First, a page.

Gender identity, as in Alex Gino’s George (Scholastic), and anxiety, as in Kenneth Oppel’s The Nest (S. & S., both 2015), are some recent works for younger readers that are pushing those boundaries. “Teen Librarian Toolbox” blogger and librarian Karen Jensen sees this as a good thing. “[Middle grade is] becoming more popular and sophisticated, which means it’s hitting the sweet spot for [those] readers in ways that haven’t been before.” Ling, editor of authors such as Libba Bray and Holly Black, observes that the angsty “teen voice” typical of YA is creeping down into middle grade more and more.

The increasing sophistication of children’s and YA literature moreover has broadened readership, and many adults don’t balk at picking up a title meant for younger readers. “As the years pass, I’ve noticed that the stigma in the author community about writing YA that comes from adult literary circles is starting to lessen and minds are being opened to the great literature coming from our field,” says Suma, author of The Walls Around Us (Algonquin, 2015). And many critically acclaimed adult authors, such as Joyce Carol Oates and Sherman Alexie, are writing for young adults in increasing numbers. The line between the adult and teen markets continues to fade.

Who is YA really for?

As the publishing industry has invested more money and effort in YA, social media has continued to advance the category, providing avenues of discussion and debate. “The rise of the YA blogger has significantly changed how we talk about books and who talks about the books,” says Taylor. Social reading review sites like Goodreads and LibraryThing have also helped YA be part of a daily conversation about literature and culture among a broader audience. Blogs, such as “Stacked.org” and “Forever YA,” and book-focused sites, such as Book Riot, continue to bring wider attention to YA authors, trends, and controversies.

But how much of that attention is coming from adults and not the young people who are supposedly the primary audience for these books?

Roxanne Feldman, librarian at the Dalton School in New York City, feels that most of YA is either written for tweens or adults in their 20s and 30s. “It’s either not edgy or super edgy. Many of [the authors] are not writing with a young teen in mind.” Feldman has found that many of her older students are jumping straight to adult books instead of reading even the hottest YA fiction. A panel of teens at the recent Nielsen Children’s Book Summit expressed their aversion to the term YA. And while studies have found that adolescence can go up to the mid-20s, Taylor still believes that if a book is young adult, the primary audience should be teens, not the YA-reading adult market. Piedmont sees this as a conscious effort by publishers widen the market.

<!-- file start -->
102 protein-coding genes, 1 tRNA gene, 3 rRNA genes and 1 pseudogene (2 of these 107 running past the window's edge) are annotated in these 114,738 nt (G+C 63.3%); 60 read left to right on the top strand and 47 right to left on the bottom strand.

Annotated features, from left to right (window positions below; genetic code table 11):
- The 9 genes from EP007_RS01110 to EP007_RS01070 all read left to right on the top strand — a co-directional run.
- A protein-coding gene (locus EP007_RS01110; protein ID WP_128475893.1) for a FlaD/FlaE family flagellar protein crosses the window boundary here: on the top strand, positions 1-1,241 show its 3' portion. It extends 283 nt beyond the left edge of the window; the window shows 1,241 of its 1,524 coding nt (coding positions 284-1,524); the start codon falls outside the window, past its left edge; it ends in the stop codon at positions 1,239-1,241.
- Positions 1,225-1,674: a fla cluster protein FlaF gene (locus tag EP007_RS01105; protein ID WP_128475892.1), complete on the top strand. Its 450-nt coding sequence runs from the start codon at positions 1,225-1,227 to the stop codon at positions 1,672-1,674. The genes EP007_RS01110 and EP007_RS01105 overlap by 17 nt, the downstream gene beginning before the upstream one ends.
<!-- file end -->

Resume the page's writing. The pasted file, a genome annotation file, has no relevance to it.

Teen services librarian at the Tulare County Library in Visalia, CA, Faythe Arredondo believes that YA is growing up with the times and its edginess is appropriate for the young people reading it. “It’s not aging up. These books are addressing the world as it is.” The world has changed and books for teens have followed suit. “As they should,” says Arredondo. Adele Lamphier, a youth librarian in Canada, agrees. “Like any art form, YA has to evolve to stay relevant and fresh.”

Pushing boundaries

Whether it’s preteens reading up or adults looking for a quick but complex work, readers are finding boundary-pushing titles in YA. Bookseller at Little Shop of Stories in Decatur, GA, Kimberly Jones thinks that the category is setting a high bar for contemporary literature and is leading the discussion on diversity, especially with the active We Need Diverse Books movement. “Conversations are happening in YA that you’re not seeing anywhere else, like Neal Shusterman’s Challenger Deep (HarperCollins) about schizophrenia.” The dynamic YA category is taking risks, and the adult literary world hasn’t caught up yet.

Formats, genres, topics—nothing is off limits. Hybrid works, such as fictionalized nonfiction, illustrated novels, and books that embrace several genres at once, are on the rise. “YA is much more open to art and text interacting and still being literary,” says Goldblatt. He adds, “In the last 15–20 years, we stormed the Bastille, we took down the barriers.”

Horning appreciates the category’s venturesome creativity. “YA books really stretch readers and leave space for teens to help complete the story. I feel very optimistic about YA.”

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This article was published in School Library Journal's November 2015 issue. Subscribe today and save up to 35% off the regular subscription rate.

Shelley Diaz About Shelley Diaz

Shelley M. Diaz (sdiaz@mediasourceinc.com) is School Library Journal's Reviews Team Manager and SLJTeen newsletter editor. She has her MLIS in Public Librarianship with a Certificate in Children’s & YA Services from Queens College, and can be found on Twitter @sdiaz101.

Empowering Teens: Fostering the Next Generation of Advocates
Teens want to make a difference and become advocates for the things they care about. Librarians working with young people are in a unique position to help them make an impact on their communities and schools. Ignite your thinking and fuel these efforts at your library through this Library Journal online course—April 24 & May 8.


  1. Leslee Gantner says:

    Do I have to subscribe to SLJ to get the top 100 list for YA’s?
    Couldn’t you email me the list?

  2. Elizabeth Varley says:

    Thanks you for this illuminating article. It addresses issues I have been wondering about for my tiny community library. I will be sharing this with our other volunteers.

  3. Shelley,
    What a great article you have written, full of insight and information. As a writer with a YA novel out last January and another coming this January, you define things I have been noticing and pondering, for example the fuzzy lines bordering MG, YA and Adult literature, or the number of adult readers of my books. I especially like your point near the end about the increasing edginess of YA literature and how it is responding to the times. I wonder how the teens themselves are responding to their own lives’ increased edginess.
    Thanks for this!